Think5 bars are available in red berry flavor or chocolate-covered red berry for $2.99 per bar -- or $29.90 for a box of 10 from the company web site. Packaging looks very "earth friendly" -- matte finish instead of glossy makes one think it's going to be very healthy and wholesome. The colors and feel of the package say this is not typical. The little pictures of carrots, broccoli and spinach plus a green apple and a red something (we think it’s an acerola berry) are cute.
Below the pictures is a statement: “5 cup bar.” To the right is the claim “3 cups of vegetables & 2 cups fruit for delicious nutrition on-the-go.” Other claims are gluten free, omega-3, and high in fiber. The bar is heavy – other bars this size weigh barely an ounce, but this one weighs in at 2.53 oz.
The look of the bar is otherworldly. The bar’s exterior appears to be a green so dark as to be brown, and inside are specks of green. It has a moist feel and looks thick and dense. The smell had a sweet earthiness, which some characterized as “typical of other energy bars,” but with a dried fruit note.
Some of our tasters could not get their kids to get past the look. Breaking the bar into pieces did not help; it was consistent all the way through, this dense, dark green color with specks. One taster described the flavor as “tasting like the inside of a health food store smells -- very vegetable/spice.”
The flavor is rather neutral with a blended “food” note that is not identifiable as much of anything. Except, for some flavors of vitamins, “like the breakfast drink mix taste before you add milk,” said one tester. Some claimed it left an unpleasant taste in their mouths, like the skin of grapes without the juice. Texture is dense and almost gritty, with the occasional fruit bit that sticks to one’s teeth. This is a bar that you definitely would not inhale – it is too dense with too much flavor complexity to chew down easily or quickly.
The bar has a small meal’s worth of calories at 250 (with five fruits and vegetables, this makes sense). The sodium is low and it has 23 percent of one’s fiber. With 4g of protein, the bulk of the bar is made up of carbs – after all, it is made up of fruit. It has a variety of vitamins, none at any over-the-top level.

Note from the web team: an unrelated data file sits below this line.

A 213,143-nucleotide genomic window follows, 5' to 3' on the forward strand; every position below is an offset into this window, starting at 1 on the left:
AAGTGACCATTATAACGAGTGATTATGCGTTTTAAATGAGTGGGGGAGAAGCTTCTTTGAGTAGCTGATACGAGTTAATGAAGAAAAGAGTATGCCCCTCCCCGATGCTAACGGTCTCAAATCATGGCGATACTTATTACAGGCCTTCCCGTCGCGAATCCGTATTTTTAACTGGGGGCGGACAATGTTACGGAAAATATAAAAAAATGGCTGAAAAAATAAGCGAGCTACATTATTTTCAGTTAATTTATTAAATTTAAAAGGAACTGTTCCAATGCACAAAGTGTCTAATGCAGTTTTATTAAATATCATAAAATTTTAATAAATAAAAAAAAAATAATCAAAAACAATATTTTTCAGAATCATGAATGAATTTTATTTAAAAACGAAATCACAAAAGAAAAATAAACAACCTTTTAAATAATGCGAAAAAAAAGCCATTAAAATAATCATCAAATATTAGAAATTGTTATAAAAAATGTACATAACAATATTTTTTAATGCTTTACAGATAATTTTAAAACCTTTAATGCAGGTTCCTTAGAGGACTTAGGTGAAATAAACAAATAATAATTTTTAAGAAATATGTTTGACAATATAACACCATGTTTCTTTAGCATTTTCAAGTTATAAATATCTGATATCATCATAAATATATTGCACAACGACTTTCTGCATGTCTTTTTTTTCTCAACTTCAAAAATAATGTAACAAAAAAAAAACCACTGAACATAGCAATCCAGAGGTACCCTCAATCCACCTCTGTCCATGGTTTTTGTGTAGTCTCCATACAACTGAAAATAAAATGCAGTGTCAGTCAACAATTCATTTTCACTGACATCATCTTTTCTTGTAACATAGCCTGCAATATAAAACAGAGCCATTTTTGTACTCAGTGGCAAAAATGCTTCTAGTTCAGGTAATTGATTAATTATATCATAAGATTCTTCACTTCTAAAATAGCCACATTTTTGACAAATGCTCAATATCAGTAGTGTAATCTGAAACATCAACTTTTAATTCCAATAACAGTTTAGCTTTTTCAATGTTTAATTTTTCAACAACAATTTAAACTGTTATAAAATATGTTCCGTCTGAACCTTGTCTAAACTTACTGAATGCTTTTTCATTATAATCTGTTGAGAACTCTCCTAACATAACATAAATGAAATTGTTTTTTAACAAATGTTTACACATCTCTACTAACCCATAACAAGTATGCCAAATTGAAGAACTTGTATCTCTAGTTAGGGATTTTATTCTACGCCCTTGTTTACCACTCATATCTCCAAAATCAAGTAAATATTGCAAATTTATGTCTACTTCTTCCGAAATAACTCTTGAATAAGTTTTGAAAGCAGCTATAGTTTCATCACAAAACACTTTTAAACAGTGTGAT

The ingredient statement is impressive, calling the mixture of vegetable and fruit ingredients “the think5 blend.” There are fruit concentrates and oils like olive and sunflower seed, plus a claim of 130mg of omega-3 per serving. You have to read the story written by the owner in small lettering next to the ingredient statement to really be able to figure out the product.
Does the product deliver?
Probably. Most of the fruits and vegetables are in the form of powders – so we are not sure what that means about being real fruits and vegetables. It seems as though a lot of thought went into the types of ingredients to use in the bar. We tend to believe there probably are five veggies and fruits in this product. But this is a really complex food with a really complex thought behind it.
One of our moms said she would rather try to figure out how to get her children to eat three cups of vegetables that they did not like rather than trying to feed them this bar.
This is clearly a product developed for a need by people who are focused on getting that objective done. No classic form of product testing would have allowed this product to come to market. It is just too different and unusual (ergo unique).
How to make the idea bigger: Working on the product design could help the bar. Working on some of the tastes and definitely the dense texture would make the product more palatable and would not take away from the whole concept. The denseness could work into the bar’s favor, since chewing it takes a long time and can therefore be very satisfying and more meal-like. But you have to want to chew it. And for most, that was difficult.
Backing off on some of the added vitamins so the product does not have the lingering B-vitamin taste could also improve palatability and would not remove much of the nutrition.
The chocolate-covered bar (we tested the plain one) had a better appearance; still, we need a little different look to want to eat these. Another thought is to reduce the size so you could eat the item more easily. Think Products already has thought of this, we discovered, and offers 15g mini bars. That may not be as compelling a message, but it would be easier to chew down a “mini”-think5, which could be eaten like a snack treat, instead of the big bar.
Rating: OK. The execution sure is gutsy.
Market potential: The idea is swell. These guys are picking up a lot of consumer needs. People will copy them – but not quite